Marine Corps Base Quantico, VA --
Over the years, we have met more volunteers than we can count. If you ask each volunteer why they chose to take time out of their life to help others, it almost always comes down to wanting to be part of something bigger than themselves.
More than 800 of our Marines, family members and civilians take the time to volunteer a few times a year. Hundreds of those make the time to volunteer monthly across the area. Some of our most dedicated will earn more than 100 hours of volunteer service a year.
Cpl. Kayla Soles is well on her way to achieving this goal for the second time. What is most amazing is that she volunteers after spending her work day at Manpower Management Division Separation & Retirement helping her fellow Marines process their disability separation and retirement paperwork and attending college courses at night.
As full as her week may be, she purposely makes time most weekends to volunteer in the community. “I see a lot of negativity. Volunteering reminds me that there are good people in the world. It is where I find my positive attitude and it helps me connect with those who are like-minded.”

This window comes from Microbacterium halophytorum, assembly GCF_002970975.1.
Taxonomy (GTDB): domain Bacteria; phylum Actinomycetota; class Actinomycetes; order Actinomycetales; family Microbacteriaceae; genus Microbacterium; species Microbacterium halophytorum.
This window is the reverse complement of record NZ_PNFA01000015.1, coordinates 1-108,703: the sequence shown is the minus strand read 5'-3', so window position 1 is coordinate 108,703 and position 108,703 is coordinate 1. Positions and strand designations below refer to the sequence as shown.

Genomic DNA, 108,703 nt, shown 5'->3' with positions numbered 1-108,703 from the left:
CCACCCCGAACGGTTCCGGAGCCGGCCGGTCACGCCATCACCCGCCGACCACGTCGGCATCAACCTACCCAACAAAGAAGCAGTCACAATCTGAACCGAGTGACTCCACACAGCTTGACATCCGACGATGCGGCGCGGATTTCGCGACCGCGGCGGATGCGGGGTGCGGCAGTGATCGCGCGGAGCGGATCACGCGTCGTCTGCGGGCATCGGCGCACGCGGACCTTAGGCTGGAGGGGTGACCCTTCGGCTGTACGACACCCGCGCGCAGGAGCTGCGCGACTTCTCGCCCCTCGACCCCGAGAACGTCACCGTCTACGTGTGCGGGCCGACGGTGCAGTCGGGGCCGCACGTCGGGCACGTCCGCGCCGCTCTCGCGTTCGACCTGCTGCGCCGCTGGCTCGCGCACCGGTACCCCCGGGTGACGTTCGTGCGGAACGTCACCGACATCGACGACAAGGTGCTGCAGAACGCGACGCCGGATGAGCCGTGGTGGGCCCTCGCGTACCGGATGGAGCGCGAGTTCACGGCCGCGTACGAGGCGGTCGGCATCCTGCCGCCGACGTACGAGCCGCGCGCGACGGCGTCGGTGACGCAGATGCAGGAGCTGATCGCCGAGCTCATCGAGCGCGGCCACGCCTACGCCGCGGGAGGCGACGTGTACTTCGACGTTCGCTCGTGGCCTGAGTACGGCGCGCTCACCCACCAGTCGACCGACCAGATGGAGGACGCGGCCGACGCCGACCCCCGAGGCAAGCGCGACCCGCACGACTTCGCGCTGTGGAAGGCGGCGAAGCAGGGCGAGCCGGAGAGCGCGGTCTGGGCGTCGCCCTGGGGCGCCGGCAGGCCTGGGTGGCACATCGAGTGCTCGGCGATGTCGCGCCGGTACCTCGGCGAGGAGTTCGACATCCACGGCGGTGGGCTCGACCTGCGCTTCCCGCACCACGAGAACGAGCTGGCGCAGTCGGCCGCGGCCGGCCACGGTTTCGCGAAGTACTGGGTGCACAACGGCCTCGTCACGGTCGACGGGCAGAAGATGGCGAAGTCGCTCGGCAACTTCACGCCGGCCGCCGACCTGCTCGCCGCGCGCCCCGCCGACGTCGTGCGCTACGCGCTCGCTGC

While she states that she “became hooked on volunteering as a way to help animals,” her interests have expanded to include retirement homes, Special Olympics, Honor Flights, Adopt-a-School and the Library. She is most proud of her work with the Quantico Toys for Tots Program, where she stood by to thank the community for their donations this past holiday. Soles utilizes the Volunteer Information Center used by the base to pick and choose how she decides to help others. “It helps me see what events are available.” Being able to see who is volunteering for the event lets her know if there will be others there she is familiar with. Having a lot of openings is typically her trigger to sign up as she believes “It tells me that they really need help”.
Though her days, nights, and weekends are busy, Soles strives to make a difference in the world. She hopes to finish her degree soon. Her long-term goal is to earn a PhD in psychology and maybe one day become an officer in the United States Marine Corps. When asked about her strong work ethic, she smiled and said, “My dad is a coal miner in West Virginia. He is my hero.”